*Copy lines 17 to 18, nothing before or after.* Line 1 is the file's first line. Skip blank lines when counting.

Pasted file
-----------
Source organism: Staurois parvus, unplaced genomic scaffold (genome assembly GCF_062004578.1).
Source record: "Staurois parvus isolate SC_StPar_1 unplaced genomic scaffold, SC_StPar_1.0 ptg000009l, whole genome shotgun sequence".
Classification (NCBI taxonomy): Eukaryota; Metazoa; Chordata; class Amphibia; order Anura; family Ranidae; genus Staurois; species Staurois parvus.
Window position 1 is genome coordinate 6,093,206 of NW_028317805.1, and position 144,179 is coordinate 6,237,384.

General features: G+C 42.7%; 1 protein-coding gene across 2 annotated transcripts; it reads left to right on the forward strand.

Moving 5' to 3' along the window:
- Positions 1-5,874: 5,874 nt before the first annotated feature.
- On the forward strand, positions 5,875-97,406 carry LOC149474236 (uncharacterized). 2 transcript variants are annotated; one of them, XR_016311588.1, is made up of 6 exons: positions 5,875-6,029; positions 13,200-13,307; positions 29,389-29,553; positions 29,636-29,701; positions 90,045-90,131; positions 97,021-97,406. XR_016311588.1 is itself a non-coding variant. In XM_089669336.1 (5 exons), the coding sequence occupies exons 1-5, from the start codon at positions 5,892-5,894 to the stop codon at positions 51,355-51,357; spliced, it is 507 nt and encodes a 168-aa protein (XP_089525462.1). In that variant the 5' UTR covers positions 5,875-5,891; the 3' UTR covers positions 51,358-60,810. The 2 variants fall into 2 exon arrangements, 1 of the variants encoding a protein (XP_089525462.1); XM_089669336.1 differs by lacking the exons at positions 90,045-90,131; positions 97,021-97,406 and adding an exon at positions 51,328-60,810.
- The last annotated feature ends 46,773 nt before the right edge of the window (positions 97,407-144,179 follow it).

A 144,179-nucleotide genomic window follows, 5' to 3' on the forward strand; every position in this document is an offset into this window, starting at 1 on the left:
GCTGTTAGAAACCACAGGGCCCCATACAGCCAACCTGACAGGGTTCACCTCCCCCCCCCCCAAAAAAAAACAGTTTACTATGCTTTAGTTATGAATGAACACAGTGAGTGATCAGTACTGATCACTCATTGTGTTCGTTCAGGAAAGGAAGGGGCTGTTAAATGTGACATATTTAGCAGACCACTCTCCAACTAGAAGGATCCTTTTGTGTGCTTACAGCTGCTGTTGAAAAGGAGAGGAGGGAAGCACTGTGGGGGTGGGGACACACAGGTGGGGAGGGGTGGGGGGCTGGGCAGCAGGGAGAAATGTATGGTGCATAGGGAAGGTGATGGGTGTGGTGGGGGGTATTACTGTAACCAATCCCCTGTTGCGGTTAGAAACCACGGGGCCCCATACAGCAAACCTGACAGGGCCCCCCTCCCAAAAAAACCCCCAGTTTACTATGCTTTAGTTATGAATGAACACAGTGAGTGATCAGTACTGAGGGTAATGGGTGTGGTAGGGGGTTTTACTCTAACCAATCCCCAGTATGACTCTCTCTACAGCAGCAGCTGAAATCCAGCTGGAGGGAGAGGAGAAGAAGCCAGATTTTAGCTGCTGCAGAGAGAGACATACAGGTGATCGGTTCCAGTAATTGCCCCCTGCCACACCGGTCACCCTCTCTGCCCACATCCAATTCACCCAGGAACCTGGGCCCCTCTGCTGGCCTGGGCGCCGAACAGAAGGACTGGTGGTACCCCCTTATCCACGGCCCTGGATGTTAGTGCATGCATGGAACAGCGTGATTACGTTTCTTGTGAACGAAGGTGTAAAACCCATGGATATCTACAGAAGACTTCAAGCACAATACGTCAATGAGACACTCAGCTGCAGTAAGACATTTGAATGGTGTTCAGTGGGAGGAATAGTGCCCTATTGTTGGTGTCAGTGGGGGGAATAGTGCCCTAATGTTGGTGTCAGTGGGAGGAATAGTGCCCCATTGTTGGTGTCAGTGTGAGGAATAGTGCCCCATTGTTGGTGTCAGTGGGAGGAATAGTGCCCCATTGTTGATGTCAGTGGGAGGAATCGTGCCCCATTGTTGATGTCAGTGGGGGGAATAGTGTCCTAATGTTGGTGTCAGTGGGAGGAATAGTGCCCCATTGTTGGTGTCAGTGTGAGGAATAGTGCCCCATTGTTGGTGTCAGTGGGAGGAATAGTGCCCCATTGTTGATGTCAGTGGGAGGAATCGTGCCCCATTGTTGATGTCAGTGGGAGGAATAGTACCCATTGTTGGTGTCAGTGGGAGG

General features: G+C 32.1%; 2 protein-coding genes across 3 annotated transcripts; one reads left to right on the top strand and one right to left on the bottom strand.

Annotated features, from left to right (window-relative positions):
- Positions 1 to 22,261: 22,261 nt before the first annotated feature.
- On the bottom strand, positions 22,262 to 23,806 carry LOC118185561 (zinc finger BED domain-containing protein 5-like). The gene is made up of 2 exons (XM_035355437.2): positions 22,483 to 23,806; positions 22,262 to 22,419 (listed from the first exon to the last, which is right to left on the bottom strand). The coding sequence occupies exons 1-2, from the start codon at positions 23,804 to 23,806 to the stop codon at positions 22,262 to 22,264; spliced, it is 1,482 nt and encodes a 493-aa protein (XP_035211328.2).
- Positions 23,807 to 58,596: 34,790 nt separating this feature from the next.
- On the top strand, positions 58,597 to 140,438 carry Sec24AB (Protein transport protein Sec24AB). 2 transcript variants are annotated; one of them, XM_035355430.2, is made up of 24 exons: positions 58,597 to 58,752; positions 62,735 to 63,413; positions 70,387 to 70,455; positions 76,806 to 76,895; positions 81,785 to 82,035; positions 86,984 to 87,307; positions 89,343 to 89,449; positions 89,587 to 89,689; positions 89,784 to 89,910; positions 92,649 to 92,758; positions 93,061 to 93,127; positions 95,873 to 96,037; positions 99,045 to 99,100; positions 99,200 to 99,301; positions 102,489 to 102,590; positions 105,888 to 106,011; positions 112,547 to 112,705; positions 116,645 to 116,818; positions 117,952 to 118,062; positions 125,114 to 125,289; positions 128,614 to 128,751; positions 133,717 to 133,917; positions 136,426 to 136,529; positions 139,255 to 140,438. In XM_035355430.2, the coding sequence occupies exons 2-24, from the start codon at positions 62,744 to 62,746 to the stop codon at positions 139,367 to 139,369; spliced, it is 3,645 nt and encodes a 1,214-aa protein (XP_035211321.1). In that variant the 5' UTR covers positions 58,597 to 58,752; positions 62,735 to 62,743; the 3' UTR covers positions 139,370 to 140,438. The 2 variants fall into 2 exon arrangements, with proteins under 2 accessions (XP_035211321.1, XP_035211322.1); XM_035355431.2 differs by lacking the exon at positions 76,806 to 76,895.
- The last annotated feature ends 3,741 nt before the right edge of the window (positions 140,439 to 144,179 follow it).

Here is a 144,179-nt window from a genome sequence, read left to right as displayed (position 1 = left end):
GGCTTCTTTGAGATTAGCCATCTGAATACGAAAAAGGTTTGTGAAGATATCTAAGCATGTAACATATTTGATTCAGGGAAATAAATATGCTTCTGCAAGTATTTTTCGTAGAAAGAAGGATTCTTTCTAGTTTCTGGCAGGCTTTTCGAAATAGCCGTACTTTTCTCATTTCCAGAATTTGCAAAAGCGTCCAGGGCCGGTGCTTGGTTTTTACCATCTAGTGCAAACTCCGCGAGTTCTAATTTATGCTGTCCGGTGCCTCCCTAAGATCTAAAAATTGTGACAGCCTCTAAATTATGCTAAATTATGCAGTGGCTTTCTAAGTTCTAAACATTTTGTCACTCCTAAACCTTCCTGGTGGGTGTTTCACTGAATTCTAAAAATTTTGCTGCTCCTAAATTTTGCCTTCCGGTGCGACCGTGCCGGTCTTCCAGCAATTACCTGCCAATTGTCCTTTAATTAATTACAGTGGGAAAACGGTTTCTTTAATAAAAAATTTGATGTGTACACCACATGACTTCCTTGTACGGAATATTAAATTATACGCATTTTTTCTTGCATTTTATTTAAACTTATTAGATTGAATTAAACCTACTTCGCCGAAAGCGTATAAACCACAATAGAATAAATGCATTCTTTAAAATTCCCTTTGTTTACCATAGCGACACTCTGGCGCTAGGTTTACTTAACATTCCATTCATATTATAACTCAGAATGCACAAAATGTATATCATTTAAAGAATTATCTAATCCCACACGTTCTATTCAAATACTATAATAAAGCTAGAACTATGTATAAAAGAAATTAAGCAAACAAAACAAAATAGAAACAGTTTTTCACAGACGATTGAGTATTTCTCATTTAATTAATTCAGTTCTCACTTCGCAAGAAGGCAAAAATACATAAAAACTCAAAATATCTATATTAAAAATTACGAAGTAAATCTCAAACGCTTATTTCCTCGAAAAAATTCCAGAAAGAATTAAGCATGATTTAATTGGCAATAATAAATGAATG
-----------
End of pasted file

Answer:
- On the top strand, positions 58,597 to 140,438 carry Sec24AB (Protein transport protein Sec24AB). 2 transcript variants are annotated; one of them, XM_035355430.2, is made up of 24 exons: positions 58,597 to 58,752; positions 62,735 to 63,413; positions 70,387 to 70,455; positions 76,806 to 76,895; positions 81,785 to 82,035; positions 86,984 to 87,307; positions 89,343 to 89,449; positions 89,587 to 89,689; positions 89,784 to 89,910; positions 92,649 to 92,758; positions 93,061 to 93,127; positions 95,873 to 96,037; positions 99,045 to 99,100; positions 99,200 to 99,301; positions 102,489 to 102,590; positions 105,888 to 106,011; positions 112,547 to 112,705; positions 116,645 to 116,818; positions 117,952 to 118,062; positions 125,114 to 125,289; positions 128,614 to 128,751; positions 133,717 to 133,917; positions 136,426 to 136,529; positions 139,255 to 140,438. In XM_035355430.2, the coding sequence occupies exons 2-24, from the start codon at positions 62,744 to 62,746 to the stop codon at positions 139,367 to 139,369; spliced, it is 3,645 nt and encodes a 1,214-aa protein (XP_035211321.1). In that variant the 5' UTR covers positions 58,597 to 58,752; positions 62,735 to 62,743; the 3' UTR covers positions 139,370 to 140,438. The 2 variants fall into 2 exon arrangements, with proteins under 2 accessions (XP_035211321.1, XP_035211322.1); XM_035355431.2 differs by lacking the exon at positions 76,806 to 76,895.
- The last annotated feature ends 3,741 nt before the right edge of the window (positions 140,439 to 144,179 follow it).